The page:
I have just returned from the 2019 edition of the education convention put together by Meadow Hall Foundation. The theme of this year’s convention was “Accelerating National Development Through Education.” It was awesome! In addition to learning so much, I enjoyed interacting with giant educators at the event – the likes of Prof. Josiah Ajiboye – Registrar/Chief Executive of TRCN, Prof. Yetunde Ajibade of Obafemi Awolowo University, Funmi Ilori, founder of iRead Mobile Library, Dr. Modupe Adefeso (a.k.a. Dr. Moo) of the Education Partnership Centre (TEP) and Mrs. Kenny Nwani, our host and founder of Meadow Hall Foundation, to mention just a few. These educational giants all made remarkable contributions at the convention. One can only hope that their insightful suggestions will by no means end up as mere intellectual opinions.
Interestingly, I sat on the same stage, as a panellist, with these heroes of education to answer amazing questions intended to tackle the challenges of national development, as small as I am. As much as I thank God for this immense privilege, my heart bleeds for Nigeria and those poor Nigerian children who are unable to receive any befitting education, at this time, by their economic status. Dr. Moo shared with us, how some 13.2 million Nigerian children are unable to read material meant for children in Primary 2, a claim which, unfortunately, is substantiated by Justin Van Fleet of Africa Barometer. According to Van Fleet, a whopping 58.3% of the children in Nigeria are unable to master reading or writing after primary school. Universal Basic Education Commission (UBEC) equally confirms Dr. Moo’s observation.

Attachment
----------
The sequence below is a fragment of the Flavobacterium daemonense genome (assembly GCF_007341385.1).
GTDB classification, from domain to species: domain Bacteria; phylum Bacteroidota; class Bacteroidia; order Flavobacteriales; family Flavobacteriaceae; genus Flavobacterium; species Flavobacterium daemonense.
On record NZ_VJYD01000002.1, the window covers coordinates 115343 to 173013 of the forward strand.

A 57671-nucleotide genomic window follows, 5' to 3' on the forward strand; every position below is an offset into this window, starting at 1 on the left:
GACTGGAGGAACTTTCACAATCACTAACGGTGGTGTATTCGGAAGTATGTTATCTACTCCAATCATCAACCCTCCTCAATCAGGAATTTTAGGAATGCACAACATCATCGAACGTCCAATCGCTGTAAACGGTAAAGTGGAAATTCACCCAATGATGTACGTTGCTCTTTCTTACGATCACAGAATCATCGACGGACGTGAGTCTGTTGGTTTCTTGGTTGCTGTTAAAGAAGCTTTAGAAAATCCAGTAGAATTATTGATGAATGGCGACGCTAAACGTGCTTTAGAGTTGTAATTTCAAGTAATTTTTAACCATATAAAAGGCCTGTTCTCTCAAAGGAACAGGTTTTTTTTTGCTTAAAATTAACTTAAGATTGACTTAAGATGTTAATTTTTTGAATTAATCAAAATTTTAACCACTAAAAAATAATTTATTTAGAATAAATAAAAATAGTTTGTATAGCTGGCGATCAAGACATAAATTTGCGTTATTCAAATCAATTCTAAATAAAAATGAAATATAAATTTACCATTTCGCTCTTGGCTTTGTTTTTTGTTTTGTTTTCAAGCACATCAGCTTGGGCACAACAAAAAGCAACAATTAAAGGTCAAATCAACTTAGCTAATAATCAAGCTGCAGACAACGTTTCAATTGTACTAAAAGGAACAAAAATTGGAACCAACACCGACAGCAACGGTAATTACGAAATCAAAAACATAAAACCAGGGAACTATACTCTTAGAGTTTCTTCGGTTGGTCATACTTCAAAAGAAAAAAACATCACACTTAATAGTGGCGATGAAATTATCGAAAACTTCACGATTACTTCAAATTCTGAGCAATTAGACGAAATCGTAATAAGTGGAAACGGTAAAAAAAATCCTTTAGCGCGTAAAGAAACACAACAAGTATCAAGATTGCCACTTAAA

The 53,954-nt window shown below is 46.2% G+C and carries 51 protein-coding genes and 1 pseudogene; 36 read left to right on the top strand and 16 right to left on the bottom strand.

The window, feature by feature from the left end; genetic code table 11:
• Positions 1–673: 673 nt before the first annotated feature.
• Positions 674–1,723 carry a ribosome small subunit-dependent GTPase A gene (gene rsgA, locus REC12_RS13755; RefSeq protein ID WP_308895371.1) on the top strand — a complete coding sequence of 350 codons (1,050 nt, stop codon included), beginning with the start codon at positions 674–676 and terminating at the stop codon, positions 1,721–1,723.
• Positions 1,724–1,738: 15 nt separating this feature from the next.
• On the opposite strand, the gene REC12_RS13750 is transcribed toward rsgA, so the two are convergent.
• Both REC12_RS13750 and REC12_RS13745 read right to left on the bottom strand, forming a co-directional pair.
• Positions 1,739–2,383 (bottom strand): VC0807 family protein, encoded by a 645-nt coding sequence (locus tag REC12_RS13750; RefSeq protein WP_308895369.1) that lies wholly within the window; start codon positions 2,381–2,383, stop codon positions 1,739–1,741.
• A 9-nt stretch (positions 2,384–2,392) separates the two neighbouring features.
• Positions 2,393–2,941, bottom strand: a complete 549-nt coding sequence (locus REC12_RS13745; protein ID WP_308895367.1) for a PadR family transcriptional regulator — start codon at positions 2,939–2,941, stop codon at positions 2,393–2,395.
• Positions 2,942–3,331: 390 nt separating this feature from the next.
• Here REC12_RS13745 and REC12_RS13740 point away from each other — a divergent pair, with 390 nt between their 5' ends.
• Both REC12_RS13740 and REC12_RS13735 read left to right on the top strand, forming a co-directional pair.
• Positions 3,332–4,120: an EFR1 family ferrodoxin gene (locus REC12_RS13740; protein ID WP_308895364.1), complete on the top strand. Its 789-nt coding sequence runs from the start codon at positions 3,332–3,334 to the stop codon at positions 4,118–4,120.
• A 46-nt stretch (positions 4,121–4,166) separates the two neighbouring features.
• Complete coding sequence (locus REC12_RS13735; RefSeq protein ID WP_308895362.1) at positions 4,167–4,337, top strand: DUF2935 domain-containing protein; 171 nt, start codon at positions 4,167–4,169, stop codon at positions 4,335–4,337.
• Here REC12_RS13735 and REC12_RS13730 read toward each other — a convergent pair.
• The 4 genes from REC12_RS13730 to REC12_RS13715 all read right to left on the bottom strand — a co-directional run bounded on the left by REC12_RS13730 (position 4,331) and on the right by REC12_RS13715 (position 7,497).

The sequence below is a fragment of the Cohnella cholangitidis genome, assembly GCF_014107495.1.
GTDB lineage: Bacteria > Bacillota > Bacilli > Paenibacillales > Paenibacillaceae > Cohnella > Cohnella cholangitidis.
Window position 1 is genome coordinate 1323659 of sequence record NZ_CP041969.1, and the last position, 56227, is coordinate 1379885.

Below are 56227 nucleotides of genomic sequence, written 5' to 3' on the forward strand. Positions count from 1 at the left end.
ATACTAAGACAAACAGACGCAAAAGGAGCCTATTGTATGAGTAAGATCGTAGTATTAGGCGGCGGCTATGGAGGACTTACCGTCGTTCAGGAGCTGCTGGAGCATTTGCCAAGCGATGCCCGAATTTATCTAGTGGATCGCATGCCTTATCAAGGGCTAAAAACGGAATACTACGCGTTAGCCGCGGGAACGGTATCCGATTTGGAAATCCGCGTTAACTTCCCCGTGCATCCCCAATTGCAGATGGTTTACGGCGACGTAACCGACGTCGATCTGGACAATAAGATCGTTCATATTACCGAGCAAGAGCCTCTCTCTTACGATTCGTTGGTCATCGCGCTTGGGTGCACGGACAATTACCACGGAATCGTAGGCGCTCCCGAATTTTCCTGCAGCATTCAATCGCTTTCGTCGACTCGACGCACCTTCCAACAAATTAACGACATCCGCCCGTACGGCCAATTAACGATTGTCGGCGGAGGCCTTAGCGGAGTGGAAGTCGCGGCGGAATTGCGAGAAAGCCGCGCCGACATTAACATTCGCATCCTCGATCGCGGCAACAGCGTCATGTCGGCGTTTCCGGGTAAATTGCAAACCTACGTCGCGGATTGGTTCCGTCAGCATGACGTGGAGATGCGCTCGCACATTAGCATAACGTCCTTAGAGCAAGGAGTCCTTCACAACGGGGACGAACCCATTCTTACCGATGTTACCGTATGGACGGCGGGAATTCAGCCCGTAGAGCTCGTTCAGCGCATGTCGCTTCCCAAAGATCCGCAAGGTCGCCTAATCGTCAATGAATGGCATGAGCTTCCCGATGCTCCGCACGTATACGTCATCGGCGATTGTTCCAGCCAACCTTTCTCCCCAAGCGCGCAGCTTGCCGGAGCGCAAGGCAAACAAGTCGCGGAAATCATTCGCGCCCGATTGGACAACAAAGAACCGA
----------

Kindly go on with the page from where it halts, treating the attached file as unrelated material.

Nigeria has the highest proportion of children in Africa, not meeting basic levels of learning at the end of primary school. About 10 million children do not go school while another 12.6 million are unable to read or write by the end of primary school. This data portends grave consequences for the future of our beloved country. Arguably, the high level of insecurity we see in our Nigeria today is mainly as a result of yesterday’s poor education or none education at all, for that matter. Let me paint this picture to you more vividly, using the quote below:
Go ahead, build more roads and houses, erect better bridges, fix power too, but remember, that the child you failed to train today will sell the houses you built, pull down your better bridges, and bring power generation to nothing via vandalism.
This is a wake-up call to all well-meaning Nigerians. If we fail to provide good education to today’s poor Nigerian children, they will undoubtedly become our greatest nightmare tomorrow. Together, we must all rise to salvage this anathema in our own little but unique ways. I, therefore, call on our government, the private sector, educational leaders, teachers, etc. to do something to preserve Nigeria’s future.
We can do it; we must do it!
By Olufemi Folaponmile (teacher4life)
Email address: firstname.lastname@example.org